In early 1954, Newell left RAND for Pittsburgh to work with Simon; Shaw remained at RAND. The NSS team focused on creating programs that would enable a machine to exhibit intelligent behavior and "think" like a human. Chess and the Logic Theorist (LT) were the first programs that evolved from their work. Shaw dealt with the programming aspects, as Simon devoted his time to human thinking processes for chess, logic, and problem solving. Newell, who was still employed by RAND, was the middle man who worked both in programming and human behavior. He flew back to California every couple of months in 1954 and 1955 to confer with Shaw. Because of language limitations, the chess program was temporarily put aside as NSS decided to finish the LT. Known as IPL (Information Processing Language), the language developed by Shaw was one of the first list processing languages. Through experimentation with assemblers, compilers, and interpreters, Shaw developed list processing sequences that allowed the computer to arrange and store data more effectively. The effectiveness stemmed from links that formed the lists. From a storage point of view, lists were inefficient. Shaw translated Simon and Newell's ideas into IPL. The IPL interpreter was able to compile and translate higher level language statements into machine language. The interpreters process the statements and carry out the indicated operations without generating machine code which must then be executed. Although not specifically programmed so, one of LT's innovative characteristics was that it proved mathematical theorems from Whitehead and Russell's Principia Mathematica, including a proof from Theorem 2.85 that the authors had missed. This was the most fascinating aspect of the program because LT was not programmed to find alternative proofs.

The NSS team's work on the LT was completed by the end of 1955, and it perfected the program language in the winter and spring of 1956. LT was one of the earliest programs to investigate the use of heuristics in problem solving. It was capable of discovering and working out proofs for theorems in symbolic logic. In the summer of 1956, NSS presented the LT program to the artificial intelligence community at the Dartmouth Artificial Intelligence Conference. Relatively unknown at the time, NSS excited the conference with the LT and the possibilities it opened in the study of programming languages and artificial intelligence.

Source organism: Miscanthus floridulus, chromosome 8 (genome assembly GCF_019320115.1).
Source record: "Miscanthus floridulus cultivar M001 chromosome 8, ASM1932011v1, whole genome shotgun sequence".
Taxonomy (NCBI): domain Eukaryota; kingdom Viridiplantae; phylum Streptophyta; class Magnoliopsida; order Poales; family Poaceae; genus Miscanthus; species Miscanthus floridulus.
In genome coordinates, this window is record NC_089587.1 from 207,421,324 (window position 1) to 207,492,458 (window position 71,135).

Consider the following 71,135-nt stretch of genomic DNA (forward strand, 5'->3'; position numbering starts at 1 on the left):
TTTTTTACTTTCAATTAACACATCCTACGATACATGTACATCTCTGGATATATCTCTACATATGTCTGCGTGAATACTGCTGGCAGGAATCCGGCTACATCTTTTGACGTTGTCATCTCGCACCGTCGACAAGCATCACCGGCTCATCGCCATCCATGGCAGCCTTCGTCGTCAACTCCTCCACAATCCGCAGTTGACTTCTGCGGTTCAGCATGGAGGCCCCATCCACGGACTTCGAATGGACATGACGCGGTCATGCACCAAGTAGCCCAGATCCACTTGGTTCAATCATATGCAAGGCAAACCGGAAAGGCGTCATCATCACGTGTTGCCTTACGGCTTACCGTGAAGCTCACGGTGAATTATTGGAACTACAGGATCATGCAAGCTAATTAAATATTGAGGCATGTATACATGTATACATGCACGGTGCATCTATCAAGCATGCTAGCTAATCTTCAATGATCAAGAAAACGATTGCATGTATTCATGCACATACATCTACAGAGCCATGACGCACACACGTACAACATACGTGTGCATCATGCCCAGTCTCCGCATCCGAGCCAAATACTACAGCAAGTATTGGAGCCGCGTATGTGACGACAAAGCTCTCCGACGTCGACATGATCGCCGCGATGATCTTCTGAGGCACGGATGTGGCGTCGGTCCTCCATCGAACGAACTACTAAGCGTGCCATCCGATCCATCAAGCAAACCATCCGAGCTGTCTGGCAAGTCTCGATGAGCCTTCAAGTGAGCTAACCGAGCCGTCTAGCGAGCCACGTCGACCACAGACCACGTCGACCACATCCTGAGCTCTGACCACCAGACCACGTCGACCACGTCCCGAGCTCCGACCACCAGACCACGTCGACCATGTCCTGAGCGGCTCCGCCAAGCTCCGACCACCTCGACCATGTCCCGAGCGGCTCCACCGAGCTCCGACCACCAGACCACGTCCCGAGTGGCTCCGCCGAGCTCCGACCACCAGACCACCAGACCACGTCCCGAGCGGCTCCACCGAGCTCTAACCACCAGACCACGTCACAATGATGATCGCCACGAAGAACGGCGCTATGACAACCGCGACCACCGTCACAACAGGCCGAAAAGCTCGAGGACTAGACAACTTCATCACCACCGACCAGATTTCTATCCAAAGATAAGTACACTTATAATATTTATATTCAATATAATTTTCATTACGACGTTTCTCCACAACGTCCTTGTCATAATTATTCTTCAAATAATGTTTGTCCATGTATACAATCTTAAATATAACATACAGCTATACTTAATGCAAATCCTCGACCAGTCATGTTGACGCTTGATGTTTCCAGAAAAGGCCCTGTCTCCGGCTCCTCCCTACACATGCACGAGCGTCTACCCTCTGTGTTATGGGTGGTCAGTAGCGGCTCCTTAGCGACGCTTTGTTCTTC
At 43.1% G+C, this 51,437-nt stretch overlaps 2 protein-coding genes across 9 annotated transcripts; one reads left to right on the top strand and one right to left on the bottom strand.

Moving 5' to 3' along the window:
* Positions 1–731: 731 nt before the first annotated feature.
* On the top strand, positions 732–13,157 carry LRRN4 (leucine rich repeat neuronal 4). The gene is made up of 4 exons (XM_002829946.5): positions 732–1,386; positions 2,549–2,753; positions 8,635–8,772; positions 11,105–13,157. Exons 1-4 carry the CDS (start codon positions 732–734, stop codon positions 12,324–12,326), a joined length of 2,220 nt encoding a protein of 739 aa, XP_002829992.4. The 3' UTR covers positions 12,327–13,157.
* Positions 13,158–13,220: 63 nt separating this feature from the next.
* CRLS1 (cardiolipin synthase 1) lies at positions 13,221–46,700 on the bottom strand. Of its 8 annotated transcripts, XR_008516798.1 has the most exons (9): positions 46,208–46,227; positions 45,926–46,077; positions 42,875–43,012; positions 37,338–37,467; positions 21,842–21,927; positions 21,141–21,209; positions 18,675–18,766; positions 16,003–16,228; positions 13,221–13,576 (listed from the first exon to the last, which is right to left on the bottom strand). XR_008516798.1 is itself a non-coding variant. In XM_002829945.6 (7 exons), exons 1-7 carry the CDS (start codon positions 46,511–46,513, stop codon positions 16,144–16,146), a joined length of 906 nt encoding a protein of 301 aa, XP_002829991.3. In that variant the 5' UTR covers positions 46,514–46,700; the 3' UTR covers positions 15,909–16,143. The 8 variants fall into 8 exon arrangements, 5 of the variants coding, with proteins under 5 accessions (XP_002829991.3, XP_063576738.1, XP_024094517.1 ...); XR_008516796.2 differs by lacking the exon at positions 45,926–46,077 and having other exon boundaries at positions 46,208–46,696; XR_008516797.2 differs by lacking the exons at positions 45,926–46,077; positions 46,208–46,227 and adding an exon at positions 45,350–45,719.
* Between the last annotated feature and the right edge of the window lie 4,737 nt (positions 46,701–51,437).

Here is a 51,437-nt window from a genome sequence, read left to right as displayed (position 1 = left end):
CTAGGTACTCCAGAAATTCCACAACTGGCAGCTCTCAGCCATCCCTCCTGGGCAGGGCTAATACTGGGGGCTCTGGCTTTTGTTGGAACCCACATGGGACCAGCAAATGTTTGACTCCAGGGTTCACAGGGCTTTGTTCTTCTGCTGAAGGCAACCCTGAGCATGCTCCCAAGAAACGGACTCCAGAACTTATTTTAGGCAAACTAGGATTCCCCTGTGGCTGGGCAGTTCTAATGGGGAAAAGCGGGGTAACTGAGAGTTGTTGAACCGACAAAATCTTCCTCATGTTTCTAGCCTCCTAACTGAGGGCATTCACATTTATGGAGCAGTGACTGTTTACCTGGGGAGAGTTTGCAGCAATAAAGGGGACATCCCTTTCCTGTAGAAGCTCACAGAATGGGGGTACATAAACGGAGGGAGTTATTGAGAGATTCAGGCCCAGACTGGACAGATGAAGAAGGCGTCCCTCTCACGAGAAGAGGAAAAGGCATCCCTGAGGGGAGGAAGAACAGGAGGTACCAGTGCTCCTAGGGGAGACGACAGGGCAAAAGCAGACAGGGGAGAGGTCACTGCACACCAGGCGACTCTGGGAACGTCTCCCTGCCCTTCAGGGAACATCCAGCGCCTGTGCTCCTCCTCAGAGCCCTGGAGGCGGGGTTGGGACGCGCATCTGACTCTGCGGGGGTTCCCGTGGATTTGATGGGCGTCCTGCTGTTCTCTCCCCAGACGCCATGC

The NSS team continued to focus on developing artificial intelligence. By 1957, NSS had constructed the General Problem Solver (GPS) program that attempted to demonstrate various human thinking processes in a variety of environments. At RAND and Carnegie Tech, studies were conducted that had human subjects think aloud in hopes of identifying human problem solving techniques and simulating them in GPS. NSS codified some human problem solving techniques such as means-end analysis, planning, and trial and error. Through the end of the 1950s, NSS produced improved versions of the IPL language and studied heuristic methods of decision making.

By 1960, when the JOHNNIAC was of insufficient computing power to support the level of computation needed, and IPL had been reprogrammed for the IBM 7090, List Processing (LISP), a high-level programming language had overtaken IPL as the language of choice for Artificial Intelligence research. Shaw's interests had shifted towards attempting to simplify the use of computers for all types of computer users. Simon and Newell continued to study how they could simulate human cognitive processes on a computer. Until this point, a user would have to be adequately trained in programming or need assistance from a programmer to use a computer like JOHNNIAC. Shaw was interested in programming the JOHNNIAC so RAND staff could utilize the computer for small as well as large scientific computations. The JOHNNIAC was available for experimental research projects because RAND owned a newer IBM 7090 (acquired in 1960) which handled the bulk of RAND's production computing load. Although JOHNNIAC was no longer state-of-the-art by this time, its major appeal was its reliability and capability for experimentation.

These factors were the impetus for the initiation of the JOHNNIAC Open-Shop System (JOSS) project in November 1960. JOSS was intended to be an easy to use, on-line, time sharing system. The JOSS research, conducted under the Information Processor Project, was formalized in 1959 as part of the RAND Computer Science Department and was heavily funded by the Air Force. The innovative character of JOSS was in the ease of use for the non-programmer, its remote access capabilities, the establishment of an interactive environment between user and computer, and the capability for RAND scientists and engineers to use the computer without an intermediary programmer. It was hoped that the JOSS project would bridge the communication gap between man and machine. JOSS's user language achieved this goal. It featured a small set of English verbs and algebraic symbols which did not need a programmer as intermediary between user and computer. During 1961-1962, Shaw selected the character set that would be used to write JOSS programs, its syntax, and grammar. The conversational environment included a Model B IBM Electric Typewriter. Tom Ellis and Mal Davis directed the hardware configurations and Ike Hehama, Allen Newell, and Keith Uncapher participated in the project discussions with Shaw.